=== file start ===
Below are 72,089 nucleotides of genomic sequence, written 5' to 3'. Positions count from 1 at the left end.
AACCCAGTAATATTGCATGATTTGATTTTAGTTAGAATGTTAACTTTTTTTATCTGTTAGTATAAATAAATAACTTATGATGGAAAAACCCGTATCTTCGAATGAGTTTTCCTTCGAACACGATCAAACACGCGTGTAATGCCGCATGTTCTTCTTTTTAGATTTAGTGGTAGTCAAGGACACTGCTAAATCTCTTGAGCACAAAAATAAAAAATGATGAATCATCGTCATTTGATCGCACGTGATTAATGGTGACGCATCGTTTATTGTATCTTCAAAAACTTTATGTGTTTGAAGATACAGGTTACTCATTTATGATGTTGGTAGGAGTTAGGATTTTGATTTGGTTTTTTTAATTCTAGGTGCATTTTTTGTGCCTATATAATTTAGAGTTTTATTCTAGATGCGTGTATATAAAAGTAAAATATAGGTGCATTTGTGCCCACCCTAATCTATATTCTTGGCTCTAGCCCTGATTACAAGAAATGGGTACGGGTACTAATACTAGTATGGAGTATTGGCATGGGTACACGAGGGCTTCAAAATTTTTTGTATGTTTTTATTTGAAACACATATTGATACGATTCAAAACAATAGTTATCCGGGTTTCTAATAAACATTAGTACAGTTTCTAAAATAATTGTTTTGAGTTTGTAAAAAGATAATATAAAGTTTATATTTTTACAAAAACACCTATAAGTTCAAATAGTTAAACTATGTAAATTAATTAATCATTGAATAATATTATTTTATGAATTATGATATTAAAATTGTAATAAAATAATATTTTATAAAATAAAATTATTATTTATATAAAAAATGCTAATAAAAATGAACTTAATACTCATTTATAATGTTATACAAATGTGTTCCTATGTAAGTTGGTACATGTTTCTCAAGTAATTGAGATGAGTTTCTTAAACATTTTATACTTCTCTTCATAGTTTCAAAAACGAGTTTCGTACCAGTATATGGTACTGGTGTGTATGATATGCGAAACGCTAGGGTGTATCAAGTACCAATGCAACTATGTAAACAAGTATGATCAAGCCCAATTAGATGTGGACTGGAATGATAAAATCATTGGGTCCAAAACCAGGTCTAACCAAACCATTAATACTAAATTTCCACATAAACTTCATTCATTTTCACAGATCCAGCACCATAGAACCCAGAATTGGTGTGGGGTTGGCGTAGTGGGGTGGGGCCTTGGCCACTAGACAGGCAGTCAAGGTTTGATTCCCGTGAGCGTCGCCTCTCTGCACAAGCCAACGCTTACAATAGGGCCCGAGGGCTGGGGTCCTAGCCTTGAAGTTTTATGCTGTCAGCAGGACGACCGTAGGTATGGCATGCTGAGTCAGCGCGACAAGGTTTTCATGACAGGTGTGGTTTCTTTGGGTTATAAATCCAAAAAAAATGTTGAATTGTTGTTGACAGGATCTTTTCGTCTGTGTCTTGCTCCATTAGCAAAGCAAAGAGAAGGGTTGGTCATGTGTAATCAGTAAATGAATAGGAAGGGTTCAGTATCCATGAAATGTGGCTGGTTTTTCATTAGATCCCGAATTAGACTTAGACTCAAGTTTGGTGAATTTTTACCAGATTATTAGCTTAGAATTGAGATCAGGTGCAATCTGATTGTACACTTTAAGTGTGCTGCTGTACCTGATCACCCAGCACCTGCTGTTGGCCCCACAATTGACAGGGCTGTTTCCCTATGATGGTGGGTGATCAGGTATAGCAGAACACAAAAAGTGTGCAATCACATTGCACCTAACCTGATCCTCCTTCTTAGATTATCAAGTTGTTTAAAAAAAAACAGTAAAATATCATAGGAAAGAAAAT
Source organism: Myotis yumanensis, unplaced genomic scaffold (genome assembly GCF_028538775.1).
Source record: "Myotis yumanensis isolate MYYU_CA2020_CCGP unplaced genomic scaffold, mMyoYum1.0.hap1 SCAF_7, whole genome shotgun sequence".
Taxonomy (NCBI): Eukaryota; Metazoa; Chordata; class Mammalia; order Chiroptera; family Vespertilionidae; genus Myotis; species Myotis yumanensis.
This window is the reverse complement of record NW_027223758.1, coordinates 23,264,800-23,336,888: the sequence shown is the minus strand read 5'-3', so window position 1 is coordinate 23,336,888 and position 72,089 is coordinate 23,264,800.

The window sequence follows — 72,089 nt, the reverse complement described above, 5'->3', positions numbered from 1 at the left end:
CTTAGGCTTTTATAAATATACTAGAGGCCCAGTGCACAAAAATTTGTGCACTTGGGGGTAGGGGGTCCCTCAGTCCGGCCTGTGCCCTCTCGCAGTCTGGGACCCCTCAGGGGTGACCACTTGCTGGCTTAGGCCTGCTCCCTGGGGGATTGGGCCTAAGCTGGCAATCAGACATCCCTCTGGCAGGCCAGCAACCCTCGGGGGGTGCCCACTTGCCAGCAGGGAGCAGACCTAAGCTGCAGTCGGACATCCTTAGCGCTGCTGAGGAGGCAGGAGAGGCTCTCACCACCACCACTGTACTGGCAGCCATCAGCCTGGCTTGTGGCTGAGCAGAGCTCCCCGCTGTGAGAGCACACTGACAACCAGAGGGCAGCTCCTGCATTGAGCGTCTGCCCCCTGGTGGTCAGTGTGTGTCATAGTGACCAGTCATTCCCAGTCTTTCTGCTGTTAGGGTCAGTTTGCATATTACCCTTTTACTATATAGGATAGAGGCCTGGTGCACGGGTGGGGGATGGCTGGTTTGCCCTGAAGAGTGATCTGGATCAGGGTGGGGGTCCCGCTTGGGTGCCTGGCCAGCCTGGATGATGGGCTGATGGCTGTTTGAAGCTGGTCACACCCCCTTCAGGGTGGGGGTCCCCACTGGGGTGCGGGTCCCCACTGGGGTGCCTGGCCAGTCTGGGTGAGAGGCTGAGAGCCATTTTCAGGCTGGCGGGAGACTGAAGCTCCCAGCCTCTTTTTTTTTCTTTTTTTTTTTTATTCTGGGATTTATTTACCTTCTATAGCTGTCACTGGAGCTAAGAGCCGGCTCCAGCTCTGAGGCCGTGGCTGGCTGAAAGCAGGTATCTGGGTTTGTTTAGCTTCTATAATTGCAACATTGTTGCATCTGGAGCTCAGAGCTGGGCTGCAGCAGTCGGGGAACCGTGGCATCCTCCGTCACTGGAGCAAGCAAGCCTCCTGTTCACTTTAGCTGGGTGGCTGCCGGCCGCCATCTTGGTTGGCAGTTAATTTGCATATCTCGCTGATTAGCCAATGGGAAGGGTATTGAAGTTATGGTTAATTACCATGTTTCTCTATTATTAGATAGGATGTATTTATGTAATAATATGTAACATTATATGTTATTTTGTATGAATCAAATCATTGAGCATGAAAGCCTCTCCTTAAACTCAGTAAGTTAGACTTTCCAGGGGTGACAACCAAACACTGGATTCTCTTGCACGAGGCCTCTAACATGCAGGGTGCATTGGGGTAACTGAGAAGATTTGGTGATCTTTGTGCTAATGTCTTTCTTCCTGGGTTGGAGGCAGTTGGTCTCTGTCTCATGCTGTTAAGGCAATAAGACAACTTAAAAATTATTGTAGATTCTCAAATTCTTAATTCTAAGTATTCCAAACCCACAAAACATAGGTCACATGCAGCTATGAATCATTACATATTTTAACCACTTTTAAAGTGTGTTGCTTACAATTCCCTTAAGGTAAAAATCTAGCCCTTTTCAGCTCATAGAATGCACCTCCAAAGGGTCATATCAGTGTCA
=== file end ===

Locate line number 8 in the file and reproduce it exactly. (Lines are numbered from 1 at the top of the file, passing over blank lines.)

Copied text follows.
CTTAGGCTTTTATAAATATACTAGAGGCCCAGTGCACAAAAATTTGTGCACTTGGGGGTAGGGGGTCCCTCAGTCCGGCCTGTGCCCTCTCGCAGTCTGGGACCCCTCAGGGGTGACCACTTGCTGGCTTAGGCCTGCTCCCTGGGGGATTGGGCCTAAGCTGGCAATCAGACATCCCTCTGGCAGGCCAGCAACCCTCGGGGGGTGCCCACTTGCCAGCAGGGAGCAGACCTAAGCTGCAGTCGGACATCCTTAGCGCTGCTGAGGAGGCAGGAGAGGCTCTCACCACCACCACTGTACTGGCAGCCATCAGCCTGGCTTGTGGCTGAGCAGAGCTCCCCGCTGTGAGAGCACACTGACAACCAGAGGGCAGCTCCTGCATTGAGCGTCTGCCCCCTGGTGGTCAGTGTGTGTCATAGTGACCAGTCATTCCCAGTCTTTCTGCTGTTAGGGTCAGTTTGCATATTACCCTTTTACTATATAGGATAGAGGCCTGGTGCACGGGTGGGGGATGGCTGGTTTGCCCTGAAGAGTGATCTGGATCAGGGTGGGGGTCCCGCTTGGGTGCCTGGCCAGCCTGGATGATGGGCTGATGGCTGTTTGAAGCTGGTCACACCCCCTTCAGGGTGGGGGTCCCCACTGGGGTGCGGGTCCCCACTGGGGTGCCTGGCCAGTCTGGGTGAGAGGCTGAGAGCCATTTTCAGGCTGGCGGGAGACTGAAGCTCCCAGCCTCTTTTTTTTTCTTTTTTTTTTTTATTCTGGGATTTATTTACCTTCTATAGCTGTCACTGGAGCTAAGAGCCGGCTCCAGCTCTGAGGCCGTGGCTGGCTGAAAGCAGGTATCTGGGTTTGTTTAGCTTCTATAATTGCAACATTGTTGCATCTGGAGCTCAGAGCTGGGCTGCAGCAGTCGGGGAACCGTGGCATCCTCCGTCACTGGAGCAAGCAAGCCTCCTGTTCACTTTAGCTGGGTGGCTGCCGGCCGCCATCTTGGTTGGCAGTTAATTTGCATATCTCGCTGATTAGCCAATGGGAAGGGTATTGAAGTTATGGTTAATTACCATGTTTCTCTATTATTAGATAGGATGTATTTATGTAATAATATGTAACATTATATGTTATTTTGTATGAATCAAATCATTGAGCATGAAAGCCTCTCCTTAAACTCAGTAAGTTAGACTTTCCAGGGGTGACAACCAAACACTGGATTCTCTTGCACGAGGCCTCTAACATGCAGGGTGCATTGGGGTAACTGAGAAGATTTGGTGATCTTTGTGCTAATGTCTTTCTTCCTGGGTTGGAGGCAGTTGGTCTCTGTCTCATGCTGTTAAGGCAATAAGACAACTTAAAAATTATTGTAGATTCTCAAATTCTTAATTCTAAGTATTCCAAACCCACAAAACATAGGTCACATGCAGCTATGAATCATTACATATTTTAACCACTTTTAAAGTGTGTTGCTTACAATTCCCTTAAGGTAAAAATCTAGCCCTTTTCAGCTCATAGAATGCACCTCCAAAGGGTCATATCAGTGTCA